This course explores the contrasts and inter-relationships between three approaches to organizing our public life: democratic politics, economic markets, and the multiple associations that make up civil society. Students will investigate the basic characteristics and underlying principles of each approach and apply what they learn to an analysis of contemporary public issues. Students will evaluate the basic strengths and limits of each approach to civic engagement and public problem solving, and reflect on the ethical dimensions of their roles as citizens, consumers and members of civil society.
- Can critically read, interpret and critique a variety of academic texts at an upper division college level.
- Can evaluate the strengths and limits of political, social and market- based perspectives at an upper division college level.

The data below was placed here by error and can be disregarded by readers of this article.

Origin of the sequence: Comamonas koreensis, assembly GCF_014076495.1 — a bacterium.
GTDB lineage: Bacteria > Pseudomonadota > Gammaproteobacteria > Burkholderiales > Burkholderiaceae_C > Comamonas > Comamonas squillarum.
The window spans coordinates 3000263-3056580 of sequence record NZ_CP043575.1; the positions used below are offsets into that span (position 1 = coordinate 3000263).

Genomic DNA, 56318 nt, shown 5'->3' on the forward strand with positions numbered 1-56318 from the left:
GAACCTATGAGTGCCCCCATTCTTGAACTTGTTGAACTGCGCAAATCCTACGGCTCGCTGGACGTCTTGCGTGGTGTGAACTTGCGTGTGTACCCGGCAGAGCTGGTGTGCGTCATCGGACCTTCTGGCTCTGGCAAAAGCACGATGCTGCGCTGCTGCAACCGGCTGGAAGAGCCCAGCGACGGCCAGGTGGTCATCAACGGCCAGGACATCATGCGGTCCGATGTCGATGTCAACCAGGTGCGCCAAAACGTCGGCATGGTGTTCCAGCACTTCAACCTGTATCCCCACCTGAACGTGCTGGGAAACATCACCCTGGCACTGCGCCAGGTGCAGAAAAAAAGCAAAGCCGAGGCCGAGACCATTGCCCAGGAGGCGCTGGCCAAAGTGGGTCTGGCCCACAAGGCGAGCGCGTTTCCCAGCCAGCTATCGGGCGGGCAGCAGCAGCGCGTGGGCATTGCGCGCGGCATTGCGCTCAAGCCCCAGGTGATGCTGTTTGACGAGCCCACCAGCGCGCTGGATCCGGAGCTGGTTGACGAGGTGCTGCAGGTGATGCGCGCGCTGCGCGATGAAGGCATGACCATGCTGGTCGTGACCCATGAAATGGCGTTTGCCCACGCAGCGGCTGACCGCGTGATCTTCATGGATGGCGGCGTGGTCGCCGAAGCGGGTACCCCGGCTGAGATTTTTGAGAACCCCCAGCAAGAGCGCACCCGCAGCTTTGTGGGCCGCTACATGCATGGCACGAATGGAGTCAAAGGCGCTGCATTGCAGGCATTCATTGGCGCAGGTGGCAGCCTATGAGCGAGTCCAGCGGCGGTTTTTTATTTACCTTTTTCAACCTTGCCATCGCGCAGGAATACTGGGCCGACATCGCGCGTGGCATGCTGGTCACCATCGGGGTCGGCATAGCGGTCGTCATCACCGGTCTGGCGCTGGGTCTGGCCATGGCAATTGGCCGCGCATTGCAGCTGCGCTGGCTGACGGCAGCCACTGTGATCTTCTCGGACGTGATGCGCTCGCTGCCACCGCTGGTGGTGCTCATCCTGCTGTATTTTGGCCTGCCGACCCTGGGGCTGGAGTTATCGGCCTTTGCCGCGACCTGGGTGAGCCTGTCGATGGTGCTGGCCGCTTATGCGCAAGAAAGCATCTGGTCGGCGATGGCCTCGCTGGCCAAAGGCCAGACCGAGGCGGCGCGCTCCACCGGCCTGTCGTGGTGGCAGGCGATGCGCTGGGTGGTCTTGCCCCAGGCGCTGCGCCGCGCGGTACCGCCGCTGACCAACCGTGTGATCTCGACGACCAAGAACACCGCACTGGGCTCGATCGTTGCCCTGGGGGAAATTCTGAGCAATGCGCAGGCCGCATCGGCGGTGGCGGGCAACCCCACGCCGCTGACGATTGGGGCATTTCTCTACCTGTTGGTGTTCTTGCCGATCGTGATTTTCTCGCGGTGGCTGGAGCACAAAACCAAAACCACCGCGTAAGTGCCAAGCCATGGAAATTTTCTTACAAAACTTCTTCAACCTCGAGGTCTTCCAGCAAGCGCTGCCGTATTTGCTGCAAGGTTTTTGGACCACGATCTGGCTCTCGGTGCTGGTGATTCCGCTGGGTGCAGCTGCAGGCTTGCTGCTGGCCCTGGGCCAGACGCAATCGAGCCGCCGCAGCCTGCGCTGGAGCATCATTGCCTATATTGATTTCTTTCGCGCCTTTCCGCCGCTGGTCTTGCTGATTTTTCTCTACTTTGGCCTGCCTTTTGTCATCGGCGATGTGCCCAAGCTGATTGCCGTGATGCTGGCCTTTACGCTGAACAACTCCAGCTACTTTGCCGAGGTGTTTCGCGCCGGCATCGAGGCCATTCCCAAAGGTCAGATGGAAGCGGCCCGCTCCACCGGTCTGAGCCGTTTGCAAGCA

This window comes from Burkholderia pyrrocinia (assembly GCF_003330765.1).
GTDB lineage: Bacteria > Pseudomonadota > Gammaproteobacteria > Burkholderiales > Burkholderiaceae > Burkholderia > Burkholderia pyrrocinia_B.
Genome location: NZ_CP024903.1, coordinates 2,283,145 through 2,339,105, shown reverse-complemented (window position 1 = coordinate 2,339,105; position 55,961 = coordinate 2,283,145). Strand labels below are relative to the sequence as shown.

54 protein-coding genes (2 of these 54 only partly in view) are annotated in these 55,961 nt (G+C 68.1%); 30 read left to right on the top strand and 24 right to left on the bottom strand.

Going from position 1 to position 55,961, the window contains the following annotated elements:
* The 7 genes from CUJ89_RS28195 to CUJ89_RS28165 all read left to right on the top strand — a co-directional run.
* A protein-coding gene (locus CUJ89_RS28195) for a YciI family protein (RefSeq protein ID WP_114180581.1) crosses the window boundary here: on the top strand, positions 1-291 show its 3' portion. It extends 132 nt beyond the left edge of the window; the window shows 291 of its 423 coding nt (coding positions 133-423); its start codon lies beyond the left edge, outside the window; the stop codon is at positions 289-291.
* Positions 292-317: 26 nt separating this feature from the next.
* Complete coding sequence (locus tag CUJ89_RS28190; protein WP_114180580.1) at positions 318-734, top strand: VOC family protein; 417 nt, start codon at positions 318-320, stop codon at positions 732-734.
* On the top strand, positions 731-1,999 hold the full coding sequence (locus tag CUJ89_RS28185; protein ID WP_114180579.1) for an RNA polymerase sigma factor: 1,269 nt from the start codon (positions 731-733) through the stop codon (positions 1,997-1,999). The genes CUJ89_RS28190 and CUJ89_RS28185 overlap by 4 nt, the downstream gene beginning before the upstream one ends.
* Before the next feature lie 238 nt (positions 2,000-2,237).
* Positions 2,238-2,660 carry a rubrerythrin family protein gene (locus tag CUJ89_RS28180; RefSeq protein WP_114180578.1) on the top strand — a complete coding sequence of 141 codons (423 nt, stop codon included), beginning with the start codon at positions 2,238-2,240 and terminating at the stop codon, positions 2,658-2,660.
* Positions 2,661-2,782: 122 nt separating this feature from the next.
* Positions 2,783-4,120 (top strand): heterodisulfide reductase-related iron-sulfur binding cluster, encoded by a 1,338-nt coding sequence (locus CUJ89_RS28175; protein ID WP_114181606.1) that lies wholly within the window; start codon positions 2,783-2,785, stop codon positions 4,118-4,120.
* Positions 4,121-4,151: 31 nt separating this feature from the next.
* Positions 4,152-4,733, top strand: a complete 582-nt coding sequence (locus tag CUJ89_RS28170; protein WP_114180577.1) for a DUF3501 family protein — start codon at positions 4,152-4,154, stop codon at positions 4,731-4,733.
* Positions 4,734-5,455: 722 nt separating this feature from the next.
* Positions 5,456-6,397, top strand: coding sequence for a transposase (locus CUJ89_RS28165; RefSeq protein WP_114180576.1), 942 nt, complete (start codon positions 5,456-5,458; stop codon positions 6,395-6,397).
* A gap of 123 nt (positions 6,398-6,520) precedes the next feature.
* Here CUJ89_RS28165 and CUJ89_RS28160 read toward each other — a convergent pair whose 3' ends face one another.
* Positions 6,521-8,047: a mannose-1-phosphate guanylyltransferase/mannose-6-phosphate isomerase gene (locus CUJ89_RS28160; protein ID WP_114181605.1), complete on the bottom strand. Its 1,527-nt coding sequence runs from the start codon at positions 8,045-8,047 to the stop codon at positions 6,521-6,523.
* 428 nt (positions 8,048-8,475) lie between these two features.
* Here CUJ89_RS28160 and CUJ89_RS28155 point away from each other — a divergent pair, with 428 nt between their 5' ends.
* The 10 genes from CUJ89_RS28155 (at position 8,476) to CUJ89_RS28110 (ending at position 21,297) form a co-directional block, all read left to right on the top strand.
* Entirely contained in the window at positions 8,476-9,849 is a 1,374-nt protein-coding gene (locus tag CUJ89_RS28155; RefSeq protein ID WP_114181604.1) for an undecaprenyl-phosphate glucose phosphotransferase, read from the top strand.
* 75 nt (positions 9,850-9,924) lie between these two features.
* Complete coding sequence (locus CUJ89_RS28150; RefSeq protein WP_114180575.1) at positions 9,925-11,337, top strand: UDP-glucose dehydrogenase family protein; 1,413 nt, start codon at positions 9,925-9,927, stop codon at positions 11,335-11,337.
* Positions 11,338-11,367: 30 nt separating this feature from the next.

- Understands and can compare key concepts drawn from economics, sociology and political science to an understanding of contemporary economic issues and processes.
- Can synthesize interdisciplinary knowledge in producing essays that are literate, well-argued and consistent with upper division college level writing standards.
Minnesota Transfer Curriculum
- Employ the methods and data that historians and social and behavioral scientists use to investigate the human condition.
- Examine social institutions and processes across a range of historical periods and cultures.
- Use and critique alternative explanatory systems or theories.
- Develop and communicate alternative explanations or solutions for contemporary social issues.
- Examine, articulate, and apply their own ethical views.
- Understand and apply core concepts (e.g. politics, rights and obligations, justice, liberty) to specific issues.
- Analyze and reflect on the ethical dimensions of legal, social, and scientific issues.
- Recognize the diversity of political motivations and interests of others.
- Identify ways to exercise the rights and responsibilities of citizenship.